Sardina 01 : Mexico
Film: 35mm X-Pro Chrome
Location: Playa del Carmen, Mexico
Ta-da! I preset the first in a series of film – yes, film – taken on my new Lomography Sardina Domino camera. I decided I wanted the Sardina a few months back after much deliberation between the more traditional options, like the Holga, Diana, and other toy counterparts. The Holga’s ability to capture elegant ghostly images make my heart flutter. While the quirky light flares and dreamy color contrast have me swooning after Diana.
But it had to be some of the 22mm wide-angle shots captured on Sardina.com that caught my attention. The curve around the edges, so subtle yet mimicking it’s Fisheye cousin. It was one-of-a-kind and totally flexible. It had many of the same features as the more popular Diana. I found that The Sardina can capture the details of your subject and the wonderful context they live in too. I thought it would be the perfect camera for traveling shots, and on my trip to Mexico, my suspicions were confirmed.
I’ve had the camera for about half a year now, and through trial and error and some wasted film, I’ve finally figured it out. Some people quizzically squint their eyes and turn their heads when I tell them I love working with film. Don’t get me wrong I love my DSLR, Black Betty, too for so many obvious reasons. But I don’t find film bothersome at all. Actually I find its quirks wonderfully unique. Loading film is like a mini ritual. Setting up my shot is purposeful and deliberate. Each composition becomes an absolute surprise to relive after the film is developed – like a faint memory you thought you had only dreamt about.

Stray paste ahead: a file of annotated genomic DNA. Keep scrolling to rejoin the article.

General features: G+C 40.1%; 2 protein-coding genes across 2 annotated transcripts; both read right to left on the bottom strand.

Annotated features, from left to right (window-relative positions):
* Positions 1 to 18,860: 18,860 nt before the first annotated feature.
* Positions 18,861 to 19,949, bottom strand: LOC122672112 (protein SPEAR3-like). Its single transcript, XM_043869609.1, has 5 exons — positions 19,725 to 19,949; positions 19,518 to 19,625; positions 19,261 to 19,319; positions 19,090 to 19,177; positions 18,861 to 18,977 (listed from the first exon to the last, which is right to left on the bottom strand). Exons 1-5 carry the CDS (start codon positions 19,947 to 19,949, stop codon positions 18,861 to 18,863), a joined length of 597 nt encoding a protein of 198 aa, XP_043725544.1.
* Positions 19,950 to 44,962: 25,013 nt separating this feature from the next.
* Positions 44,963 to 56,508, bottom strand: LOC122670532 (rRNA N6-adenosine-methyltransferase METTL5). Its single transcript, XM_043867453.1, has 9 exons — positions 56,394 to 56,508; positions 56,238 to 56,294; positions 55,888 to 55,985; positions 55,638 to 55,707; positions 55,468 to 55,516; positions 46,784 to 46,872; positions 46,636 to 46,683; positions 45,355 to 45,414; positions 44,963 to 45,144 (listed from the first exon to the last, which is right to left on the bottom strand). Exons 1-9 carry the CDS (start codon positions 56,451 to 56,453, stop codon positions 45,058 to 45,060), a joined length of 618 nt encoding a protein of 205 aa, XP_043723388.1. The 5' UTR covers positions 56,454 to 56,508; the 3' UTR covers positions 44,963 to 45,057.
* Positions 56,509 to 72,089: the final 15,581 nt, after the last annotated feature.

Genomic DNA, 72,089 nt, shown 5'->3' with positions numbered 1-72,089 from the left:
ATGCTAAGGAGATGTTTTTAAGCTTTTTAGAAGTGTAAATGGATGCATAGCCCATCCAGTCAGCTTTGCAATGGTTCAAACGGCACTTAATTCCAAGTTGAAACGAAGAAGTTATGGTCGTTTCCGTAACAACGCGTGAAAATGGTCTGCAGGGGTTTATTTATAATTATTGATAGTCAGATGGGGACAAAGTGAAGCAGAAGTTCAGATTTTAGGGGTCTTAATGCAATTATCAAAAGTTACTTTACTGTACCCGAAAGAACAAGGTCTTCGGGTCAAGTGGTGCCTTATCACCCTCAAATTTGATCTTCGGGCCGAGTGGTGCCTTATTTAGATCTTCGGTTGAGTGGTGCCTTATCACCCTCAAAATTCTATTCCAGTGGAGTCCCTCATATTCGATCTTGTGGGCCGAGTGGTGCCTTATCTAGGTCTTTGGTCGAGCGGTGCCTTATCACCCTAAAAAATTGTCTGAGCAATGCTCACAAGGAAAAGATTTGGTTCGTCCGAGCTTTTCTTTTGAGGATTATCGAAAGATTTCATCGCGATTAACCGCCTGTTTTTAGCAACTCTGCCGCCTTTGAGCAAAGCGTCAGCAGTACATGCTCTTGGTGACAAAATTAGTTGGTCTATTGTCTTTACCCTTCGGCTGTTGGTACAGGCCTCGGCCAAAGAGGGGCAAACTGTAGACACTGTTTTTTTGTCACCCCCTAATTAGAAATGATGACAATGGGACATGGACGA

There’s a heritage, practice, ritual, and a small community of appreciation around the tangible beauty of film. I pour my eyes all over film from toy cameras almost having to remind myself that they are contemporary – as it often harkens a golden age of perhaps my parent’s youth. Carefree, limitless, yet aged.
These are just a few shots from the rest of the series which lives @brianna725 on lomography.com